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Due to the threat from the coronavirus, the Oakland, Calif., Police Department has closed its registry unit where many of the city’s sex offenders are required to check in every month, officials said.
Now, the city of Oakland has no up-to-date addresses or other important information on hundreds of offenders – particularly transient sex offenders – raising concerns from victims' advocates and offenders who are trying to register alike.
“We’ve put a whole population at risk and I find that very, very concerning,” said Nina Salarno-Besselman, an attorney with Crime Victims United, a public safety and victims’ advocacy group that fought to pass California’s Megan’s Law in the 1990s.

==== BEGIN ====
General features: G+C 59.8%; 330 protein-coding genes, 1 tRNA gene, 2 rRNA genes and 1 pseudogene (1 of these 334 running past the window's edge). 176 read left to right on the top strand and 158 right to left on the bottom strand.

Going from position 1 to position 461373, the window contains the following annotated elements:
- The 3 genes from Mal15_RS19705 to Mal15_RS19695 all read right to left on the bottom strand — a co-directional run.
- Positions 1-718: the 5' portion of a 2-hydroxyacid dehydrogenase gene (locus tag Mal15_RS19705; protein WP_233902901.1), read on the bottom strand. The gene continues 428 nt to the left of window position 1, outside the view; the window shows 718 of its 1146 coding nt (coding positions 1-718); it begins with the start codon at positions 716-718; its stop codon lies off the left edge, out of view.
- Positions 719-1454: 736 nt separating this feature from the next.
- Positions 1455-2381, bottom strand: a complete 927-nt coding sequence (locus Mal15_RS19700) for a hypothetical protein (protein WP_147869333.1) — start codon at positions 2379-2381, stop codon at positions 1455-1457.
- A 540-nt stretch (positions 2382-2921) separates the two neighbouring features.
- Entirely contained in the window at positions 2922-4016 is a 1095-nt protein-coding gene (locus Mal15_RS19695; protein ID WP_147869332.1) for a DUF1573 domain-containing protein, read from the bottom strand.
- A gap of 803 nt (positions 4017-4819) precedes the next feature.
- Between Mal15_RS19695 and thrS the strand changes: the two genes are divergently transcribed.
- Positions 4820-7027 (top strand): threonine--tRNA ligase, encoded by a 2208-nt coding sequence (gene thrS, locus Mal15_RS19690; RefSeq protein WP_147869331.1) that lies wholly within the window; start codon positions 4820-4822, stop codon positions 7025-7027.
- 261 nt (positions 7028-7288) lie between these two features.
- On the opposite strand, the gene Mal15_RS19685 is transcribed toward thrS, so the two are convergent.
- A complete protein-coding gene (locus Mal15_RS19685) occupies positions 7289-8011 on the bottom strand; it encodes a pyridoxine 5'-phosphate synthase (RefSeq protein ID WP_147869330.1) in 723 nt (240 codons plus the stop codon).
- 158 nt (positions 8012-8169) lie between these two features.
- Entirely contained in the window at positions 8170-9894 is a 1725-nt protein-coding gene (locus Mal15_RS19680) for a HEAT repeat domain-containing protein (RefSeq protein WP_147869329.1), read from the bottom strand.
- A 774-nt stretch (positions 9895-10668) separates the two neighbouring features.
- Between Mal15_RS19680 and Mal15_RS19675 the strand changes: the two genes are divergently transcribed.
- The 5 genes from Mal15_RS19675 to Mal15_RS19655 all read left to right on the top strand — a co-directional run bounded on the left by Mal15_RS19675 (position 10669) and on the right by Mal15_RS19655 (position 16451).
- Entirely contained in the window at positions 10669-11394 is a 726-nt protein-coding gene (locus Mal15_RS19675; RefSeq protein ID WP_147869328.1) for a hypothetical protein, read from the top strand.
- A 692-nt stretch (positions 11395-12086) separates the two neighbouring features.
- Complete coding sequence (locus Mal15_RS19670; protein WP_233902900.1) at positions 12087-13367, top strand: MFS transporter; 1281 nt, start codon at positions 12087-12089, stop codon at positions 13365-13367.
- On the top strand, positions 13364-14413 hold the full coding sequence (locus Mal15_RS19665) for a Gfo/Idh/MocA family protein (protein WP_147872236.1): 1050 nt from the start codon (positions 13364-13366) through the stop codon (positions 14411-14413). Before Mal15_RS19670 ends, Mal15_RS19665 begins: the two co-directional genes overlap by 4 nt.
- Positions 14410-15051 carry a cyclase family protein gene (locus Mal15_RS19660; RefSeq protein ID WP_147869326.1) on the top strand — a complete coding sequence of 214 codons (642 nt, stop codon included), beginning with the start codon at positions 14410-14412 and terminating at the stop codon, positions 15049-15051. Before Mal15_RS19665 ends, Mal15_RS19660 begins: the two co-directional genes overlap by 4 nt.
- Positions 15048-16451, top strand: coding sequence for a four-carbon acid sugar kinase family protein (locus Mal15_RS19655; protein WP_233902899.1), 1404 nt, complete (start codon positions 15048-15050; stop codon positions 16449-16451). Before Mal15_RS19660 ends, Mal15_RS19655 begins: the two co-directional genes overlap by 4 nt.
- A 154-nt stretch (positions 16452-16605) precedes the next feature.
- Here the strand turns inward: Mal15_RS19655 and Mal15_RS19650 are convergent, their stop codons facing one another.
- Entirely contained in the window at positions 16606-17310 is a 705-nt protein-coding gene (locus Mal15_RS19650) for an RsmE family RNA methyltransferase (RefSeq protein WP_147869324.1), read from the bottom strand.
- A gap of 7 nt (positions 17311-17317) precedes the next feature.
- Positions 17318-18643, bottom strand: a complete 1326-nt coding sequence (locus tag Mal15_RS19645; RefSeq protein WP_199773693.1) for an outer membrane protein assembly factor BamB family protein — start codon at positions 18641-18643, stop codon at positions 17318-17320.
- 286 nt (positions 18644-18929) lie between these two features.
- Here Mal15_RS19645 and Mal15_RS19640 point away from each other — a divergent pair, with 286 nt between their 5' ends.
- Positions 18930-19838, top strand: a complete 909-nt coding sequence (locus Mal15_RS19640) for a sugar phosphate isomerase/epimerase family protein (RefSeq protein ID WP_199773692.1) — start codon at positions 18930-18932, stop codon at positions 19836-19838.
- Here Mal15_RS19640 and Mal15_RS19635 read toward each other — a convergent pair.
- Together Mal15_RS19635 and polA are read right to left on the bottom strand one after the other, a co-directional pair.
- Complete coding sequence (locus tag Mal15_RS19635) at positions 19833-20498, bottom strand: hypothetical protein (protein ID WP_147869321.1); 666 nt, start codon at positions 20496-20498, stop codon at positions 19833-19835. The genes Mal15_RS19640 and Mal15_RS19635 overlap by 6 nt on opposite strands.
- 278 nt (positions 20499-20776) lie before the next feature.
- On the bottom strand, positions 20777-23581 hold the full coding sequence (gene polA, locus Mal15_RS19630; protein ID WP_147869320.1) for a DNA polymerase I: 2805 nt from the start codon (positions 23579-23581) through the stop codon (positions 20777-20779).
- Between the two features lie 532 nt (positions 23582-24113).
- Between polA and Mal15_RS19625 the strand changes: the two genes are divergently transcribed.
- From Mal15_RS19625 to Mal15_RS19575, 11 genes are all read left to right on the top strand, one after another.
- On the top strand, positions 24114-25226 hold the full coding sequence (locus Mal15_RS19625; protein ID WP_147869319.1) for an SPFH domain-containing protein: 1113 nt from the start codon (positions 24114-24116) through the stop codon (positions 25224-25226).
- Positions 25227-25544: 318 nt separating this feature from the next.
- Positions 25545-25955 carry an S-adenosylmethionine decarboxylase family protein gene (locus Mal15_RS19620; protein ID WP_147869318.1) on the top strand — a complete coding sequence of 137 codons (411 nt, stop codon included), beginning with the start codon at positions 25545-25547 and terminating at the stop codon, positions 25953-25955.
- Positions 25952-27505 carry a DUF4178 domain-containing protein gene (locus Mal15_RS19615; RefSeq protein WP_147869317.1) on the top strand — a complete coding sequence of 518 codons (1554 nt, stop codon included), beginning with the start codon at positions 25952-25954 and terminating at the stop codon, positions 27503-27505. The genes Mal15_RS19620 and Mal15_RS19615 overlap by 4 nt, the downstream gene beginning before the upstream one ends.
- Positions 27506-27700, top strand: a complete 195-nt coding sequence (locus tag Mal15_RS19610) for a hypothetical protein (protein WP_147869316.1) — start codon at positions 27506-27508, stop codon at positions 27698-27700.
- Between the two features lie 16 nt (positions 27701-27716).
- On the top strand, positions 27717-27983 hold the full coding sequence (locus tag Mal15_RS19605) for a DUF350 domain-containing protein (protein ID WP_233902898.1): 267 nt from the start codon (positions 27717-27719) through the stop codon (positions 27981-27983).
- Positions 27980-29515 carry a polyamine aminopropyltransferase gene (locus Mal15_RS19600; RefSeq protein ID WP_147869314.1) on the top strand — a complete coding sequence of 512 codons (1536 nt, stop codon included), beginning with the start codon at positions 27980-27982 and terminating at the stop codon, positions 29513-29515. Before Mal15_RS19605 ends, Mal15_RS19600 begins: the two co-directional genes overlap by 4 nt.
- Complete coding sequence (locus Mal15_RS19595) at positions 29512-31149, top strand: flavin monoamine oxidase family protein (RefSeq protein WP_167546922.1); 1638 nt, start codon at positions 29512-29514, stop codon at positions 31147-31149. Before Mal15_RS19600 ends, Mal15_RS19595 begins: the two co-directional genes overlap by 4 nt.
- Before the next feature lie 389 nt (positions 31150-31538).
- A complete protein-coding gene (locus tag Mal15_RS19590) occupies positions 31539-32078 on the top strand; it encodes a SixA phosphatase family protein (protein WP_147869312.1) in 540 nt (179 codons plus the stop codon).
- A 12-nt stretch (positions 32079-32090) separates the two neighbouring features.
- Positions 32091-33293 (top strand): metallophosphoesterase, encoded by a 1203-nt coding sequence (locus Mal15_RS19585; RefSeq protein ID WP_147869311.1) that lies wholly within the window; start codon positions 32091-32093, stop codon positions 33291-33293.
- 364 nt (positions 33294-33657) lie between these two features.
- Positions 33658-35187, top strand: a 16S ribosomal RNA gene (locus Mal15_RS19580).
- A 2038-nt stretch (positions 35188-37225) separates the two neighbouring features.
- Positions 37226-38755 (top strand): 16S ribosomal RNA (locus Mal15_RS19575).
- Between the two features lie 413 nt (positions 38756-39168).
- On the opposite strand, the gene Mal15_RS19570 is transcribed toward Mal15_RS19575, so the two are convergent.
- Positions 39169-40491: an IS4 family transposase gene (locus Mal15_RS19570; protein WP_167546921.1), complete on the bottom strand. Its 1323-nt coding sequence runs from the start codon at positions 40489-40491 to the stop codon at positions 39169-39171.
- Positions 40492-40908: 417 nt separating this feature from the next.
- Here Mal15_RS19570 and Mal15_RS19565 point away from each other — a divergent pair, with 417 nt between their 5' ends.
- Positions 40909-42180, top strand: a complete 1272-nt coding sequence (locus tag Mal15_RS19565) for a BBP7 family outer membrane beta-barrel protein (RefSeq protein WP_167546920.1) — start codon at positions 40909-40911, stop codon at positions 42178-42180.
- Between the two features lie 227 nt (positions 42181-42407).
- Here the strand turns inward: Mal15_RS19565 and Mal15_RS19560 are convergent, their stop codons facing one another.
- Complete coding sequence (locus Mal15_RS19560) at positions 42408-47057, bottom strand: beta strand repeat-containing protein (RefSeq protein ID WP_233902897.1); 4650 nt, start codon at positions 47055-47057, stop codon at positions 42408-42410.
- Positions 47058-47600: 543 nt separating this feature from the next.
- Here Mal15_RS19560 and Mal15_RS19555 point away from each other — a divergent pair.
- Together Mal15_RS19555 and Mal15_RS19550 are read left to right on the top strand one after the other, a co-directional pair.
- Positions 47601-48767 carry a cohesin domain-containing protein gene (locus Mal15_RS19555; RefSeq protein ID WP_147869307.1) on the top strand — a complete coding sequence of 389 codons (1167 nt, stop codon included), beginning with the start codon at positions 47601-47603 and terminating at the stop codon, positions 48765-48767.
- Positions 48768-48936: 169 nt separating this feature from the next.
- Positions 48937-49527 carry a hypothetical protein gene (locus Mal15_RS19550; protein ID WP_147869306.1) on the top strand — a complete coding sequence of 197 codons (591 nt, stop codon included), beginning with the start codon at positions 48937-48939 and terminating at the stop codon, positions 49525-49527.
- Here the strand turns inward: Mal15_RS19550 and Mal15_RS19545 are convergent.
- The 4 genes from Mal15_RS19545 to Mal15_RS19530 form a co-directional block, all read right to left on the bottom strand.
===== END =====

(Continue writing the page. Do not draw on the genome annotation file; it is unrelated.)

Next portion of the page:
The law created a public sex offender database that’s controlled by the state Department of Justice.
Offenders who qualify must register with their local police departments every year. Transient sex offenders must update where they’ll be staying every 30 days. And anyone released from jail or prison has five days to register.
Other cities in the Bay Area and California have found ways to still keep tabs on sex offenders, like updating registrants’ information by phone or in person.